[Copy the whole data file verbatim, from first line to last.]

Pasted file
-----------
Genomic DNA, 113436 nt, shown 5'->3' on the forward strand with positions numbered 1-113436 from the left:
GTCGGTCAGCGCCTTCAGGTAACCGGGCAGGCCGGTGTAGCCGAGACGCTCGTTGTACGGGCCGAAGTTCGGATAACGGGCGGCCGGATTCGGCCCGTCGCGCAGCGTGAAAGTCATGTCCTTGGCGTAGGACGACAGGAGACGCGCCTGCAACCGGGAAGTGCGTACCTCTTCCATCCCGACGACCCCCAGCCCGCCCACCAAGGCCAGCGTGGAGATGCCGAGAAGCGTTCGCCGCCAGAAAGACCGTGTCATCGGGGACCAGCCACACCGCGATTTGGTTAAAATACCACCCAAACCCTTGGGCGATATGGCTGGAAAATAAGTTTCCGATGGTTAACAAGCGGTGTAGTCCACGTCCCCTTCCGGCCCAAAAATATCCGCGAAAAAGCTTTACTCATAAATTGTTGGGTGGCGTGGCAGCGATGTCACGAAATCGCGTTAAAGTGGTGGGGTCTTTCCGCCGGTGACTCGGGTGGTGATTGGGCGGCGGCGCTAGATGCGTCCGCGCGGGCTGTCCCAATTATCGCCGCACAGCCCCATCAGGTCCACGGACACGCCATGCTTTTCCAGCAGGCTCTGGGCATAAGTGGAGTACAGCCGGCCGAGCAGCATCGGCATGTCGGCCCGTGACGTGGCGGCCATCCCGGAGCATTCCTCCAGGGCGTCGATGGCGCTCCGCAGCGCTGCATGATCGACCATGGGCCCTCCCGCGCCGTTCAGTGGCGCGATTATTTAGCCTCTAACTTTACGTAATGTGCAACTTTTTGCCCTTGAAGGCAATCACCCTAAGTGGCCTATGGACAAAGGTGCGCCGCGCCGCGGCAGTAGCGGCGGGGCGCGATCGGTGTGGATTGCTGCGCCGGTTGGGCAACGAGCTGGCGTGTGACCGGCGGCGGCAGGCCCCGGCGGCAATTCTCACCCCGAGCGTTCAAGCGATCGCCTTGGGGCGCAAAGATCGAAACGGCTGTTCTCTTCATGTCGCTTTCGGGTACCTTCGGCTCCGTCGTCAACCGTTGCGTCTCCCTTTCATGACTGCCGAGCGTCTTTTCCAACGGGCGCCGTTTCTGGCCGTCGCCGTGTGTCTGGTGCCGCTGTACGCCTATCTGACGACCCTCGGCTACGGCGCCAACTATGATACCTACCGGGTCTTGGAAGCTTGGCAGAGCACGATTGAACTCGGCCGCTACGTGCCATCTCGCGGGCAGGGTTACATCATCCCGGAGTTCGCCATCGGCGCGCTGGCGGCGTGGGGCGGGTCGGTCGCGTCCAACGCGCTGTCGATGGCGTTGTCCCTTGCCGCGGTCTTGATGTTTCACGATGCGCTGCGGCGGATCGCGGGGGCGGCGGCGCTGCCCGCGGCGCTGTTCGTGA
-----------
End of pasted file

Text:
Genomic DNA, 113436 nt, shown 5'->3' on the forward strand with positions numbered 1-113436 from the left:
GTCGGTCAGCGCCTTCAGGTAACCGGGCAGGCCGGTGTAGCCGAGACGCTCGTTGTACGGGCCGAAGTTCGGATAACGGGCGGCCGGATTCGGCCCGTCGCGCAGCGTGAAAGTCATGTCCTTGGCGTAGGACGACAGGAGACGCGCCTGCAACCGGGAAGTGCGTACCTCTTCCATCCCGACGACCCCCAGCCCGCCCACCAAGGCCAGCGTGGAGATGCCGAGAAGCGTTCGCCGCCAGAAAGACCGTGTCATCGGGGACCAGCCACACCGCGATTTGGTTAAAATACCACCCAAACCCTTGGGCGATATGGCTGGAAAATAAGTTTCCGATGGTTAACAAGCGGTGTAGTCCACGTCCCCTTCCGGCCCAAAAATATCCGCGAAAAAGCTTTACTCATAAATTGTTGGGTGGCGTGGCAGCGATGTCACGAAATCGCGTTAAAGTGGTGGGGTCTTTCCGCCGGTGACTCGGGTGGTGATTGGGCGGCGGCGCTAGATGCGTCCGCGCGGGCTGTCCCAATTATCGCCGCACAGCCCCATCAGGTCCACGGACACGCCATGCTTTTCCAGCAGGCTCTGGGCATAAGTGGAGTACAGCCGGCCGAGCAGCATCGGCATGTCGGCCCGTGACGTGGCGGCCATCCCGGAGCATTCCTCCAGGGCGTCGATGGCGCTCCGCAGCGCTGCATGATCGACCATGGGCCCTCCCGCGCCGTTCAGTGGCGCGATTATTTAGCCTCTAACTTTACGTAATGTGCAACTTTTTGCCCTTGAAGGCAATCACCCTAAGTGGCCTATGGACAAAGGTGCGCCGCGCCGCGGCAGTAGCGGCGGGGCGCGATCGGTGTGGATTGCTGCGCCGGTTGGGCAACGAGCTGGCGTGTGACCGGCGGCGGCAGGCCCCGGCGGCAATTCTCACCCCGAGCGTTCAAGCGATCGCCTTGGGGCGCAAAGATCGAAACGGCTGTTCTCTTCATGTCGCTTTCGGGTACCTTCGGCTCCGTCGTCAACCGTTGCGTCTCCCTTTCATGACTGCCGAGCGTCTTTTCCAACGGGCGCCGTTTCTGGCCGTCGCCGTGTGTCTGGTGCCGCTGTACGCCTATCTGACGACCCTCGGCTACGGCGCCAACTATGATACCTACCGGGTCTTGGAAGCTTGGCAGAGCACGATTGAACTCGGCCGCTACGTGCCATCTCGCGGGCAGGGTTACATCATCCCGGAGTTCGCCATCGGCGCGCTGGCGGCGTGGGGCGGGTCGGTCGCGTCCAACGCGCTGTCGATGGCGTTGTCCCTTGCCGCGGTCTTGATGTTTCACGATGCGCTGCGGCGGATCGCGGGGGCGGCGGCGCTGCCCGCGGCGCTGTTCGTGA